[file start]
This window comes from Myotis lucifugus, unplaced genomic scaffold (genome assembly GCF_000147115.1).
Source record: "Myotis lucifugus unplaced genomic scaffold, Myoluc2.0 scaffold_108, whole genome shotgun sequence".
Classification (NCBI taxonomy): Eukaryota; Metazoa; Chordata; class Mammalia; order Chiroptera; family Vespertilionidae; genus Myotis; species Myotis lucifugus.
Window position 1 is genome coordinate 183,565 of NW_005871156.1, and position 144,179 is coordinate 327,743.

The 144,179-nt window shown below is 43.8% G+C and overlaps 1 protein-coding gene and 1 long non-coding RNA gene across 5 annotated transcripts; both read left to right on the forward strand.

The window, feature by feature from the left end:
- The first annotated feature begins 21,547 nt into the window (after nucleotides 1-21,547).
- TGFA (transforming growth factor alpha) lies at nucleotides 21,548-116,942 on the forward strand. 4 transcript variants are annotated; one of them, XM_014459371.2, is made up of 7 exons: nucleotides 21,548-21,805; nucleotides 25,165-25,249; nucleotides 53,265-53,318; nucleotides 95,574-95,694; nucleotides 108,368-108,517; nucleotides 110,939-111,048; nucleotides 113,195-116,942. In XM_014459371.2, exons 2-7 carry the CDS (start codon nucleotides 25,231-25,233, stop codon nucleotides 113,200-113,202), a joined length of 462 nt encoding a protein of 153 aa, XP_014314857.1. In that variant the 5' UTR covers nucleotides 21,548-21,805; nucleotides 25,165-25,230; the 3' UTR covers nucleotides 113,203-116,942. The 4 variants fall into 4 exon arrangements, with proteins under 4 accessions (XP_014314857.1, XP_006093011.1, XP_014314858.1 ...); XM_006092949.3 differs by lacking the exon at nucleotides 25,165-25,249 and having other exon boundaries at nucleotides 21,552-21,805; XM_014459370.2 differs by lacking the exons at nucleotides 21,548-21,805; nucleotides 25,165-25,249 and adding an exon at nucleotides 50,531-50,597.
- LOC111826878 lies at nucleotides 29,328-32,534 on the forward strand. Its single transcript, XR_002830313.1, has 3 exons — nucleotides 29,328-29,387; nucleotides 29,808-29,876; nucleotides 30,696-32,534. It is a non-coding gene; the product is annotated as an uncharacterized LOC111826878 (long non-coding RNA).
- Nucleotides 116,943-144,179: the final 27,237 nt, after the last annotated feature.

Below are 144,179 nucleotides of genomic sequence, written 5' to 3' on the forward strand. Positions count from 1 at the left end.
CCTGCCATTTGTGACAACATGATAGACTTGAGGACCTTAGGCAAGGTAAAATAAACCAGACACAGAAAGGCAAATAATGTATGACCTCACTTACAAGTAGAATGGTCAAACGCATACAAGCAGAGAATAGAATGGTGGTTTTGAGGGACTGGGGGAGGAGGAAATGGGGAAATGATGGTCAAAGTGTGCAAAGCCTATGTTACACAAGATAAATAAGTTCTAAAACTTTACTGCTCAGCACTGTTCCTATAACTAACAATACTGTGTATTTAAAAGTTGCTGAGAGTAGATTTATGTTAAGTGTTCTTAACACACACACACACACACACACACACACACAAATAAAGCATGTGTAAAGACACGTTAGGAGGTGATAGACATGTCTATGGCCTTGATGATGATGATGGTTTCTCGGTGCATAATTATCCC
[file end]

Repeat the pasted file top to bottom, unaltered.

This window comes from Myotis lucifugus, unplaced genomic scaffold (genome assembly GCF_000147115.1).
Source record: "Myotis lucifugus unplaced genomic scaffold, Myoluc2.0 scaffold_108, whole genome shotgun sequence".
Classification (NCBI taxonomy): Eukaryota; Metazoa; Chordata; class Mammalia; order Chiroptera; family Vespertilionidae; genus Myotis; species Myotis lucifugus.
Window position 1 is genome coordinate 183,565 of NW_005871156.1, and position 144,179 is coordinate 327,743.

The 144,179-nt window shown below is 43.8% G+C and overlaps 1 protein-coding gene and 1 long non-coding RNA gene across 5 annotated transcripts; both read left to right on the forward strand.

The window, feature by feature from the left end:
- The first annotated feature begins 21,547 nt into the window (after nucleotides 1-21,547).
- TGFA (transforming growth factor alpha) lies at nucleotides 21,548-116,942 on the forward strand. 4 transcript variants are annotated; one of them, XM_014459371.2, is made up of 7 exons: nucleotides 21,548-21,805; nucleotides 25,165-25,249; nucleotides 53,265-53,318; nucleotides 95,574-95,694; nucleotides 108,368-108,517; nucleotides 110,939-111,048; nucleotides 113,195-116,942. In XM_014459371.2, exons 2-7 carry the CDS (start codon nucleotides 25,231-25,233, stop codon nucleotides 113,200-113,202), a joined length of 462 nt encoding a protein of 153 aa, XP_014314857.1. In that variant the 5' UTR covers nucleotides 21,548-21,805; nucleotides 25,165-25,230; the 3' UTR covers nucleotides 113,203-116,942. The 4 variants fall into 4 exon arrangements, with proteins under 4 accessions (XP_014314857.1, XP_006093011.1, XP_014314858.1 ...); XM_006092949.3 differs by lacking the exon at nucleotides 25,165-25,249 and having other exon boundaries at nucleotides 21,552-21,805; XM_014459370.2 differs by lacking the exons at nucleotides 21,548-21,805; nucleotides 25,165-25,249 and adding an exon at nucleotides 50,531-50,597.
- LOC111826878 lies at nucleotides 29,328-32,534 on the forward strand. Its single transcript, XR_002830313.1, has 3 exons — nucleotides 29,328-29,387; nucleotides 29,808-29,876; nucleotides 30,696-32,534. It is a non-coding gene; the product is annotated as an uncharacterized LOC111826878 (long non-coding RNA).
- Nucleotides 116,943-144,179: the final 27,237 nt, after the last annotated feature.

Below are 144,179 nucleotides of genomic sequence, written 5' to 3' on the forward strand. Positions count from 1 at the left end.
CCTGCCATTTGTGACAACATGATAGACTTGAGGACCTTAGGCAAGGTAAAATAAACCAGACACAGAAAGGCAAATAATGTATGACCTCACTTACAAGTAGAATGGTCAAACGCATACAAGCAGAGAATAGAATGGTGGTTTTGAGGGACTGGGGGAGGAGGAAATGGGGAAATGATGGTCAAAGTGTGCAAAGCCTATGTTACACAAGATAAATAAGTTCTAAAACTTTACTGCTCAGCACTGTTCCTATAACTAACAATACTGTGTATTTAAAAGTTGCTGAGAGTAGATTTATGTTAAGTGTTCTTAACACACACACACACACACACACACACACACAAATAAAGCATGTGTAAAGACACGTTAGGAGGTGATAGACATGTCTATGGCCTTGATGATGATGATGGTTTCTCGGTGCATAATTATCCC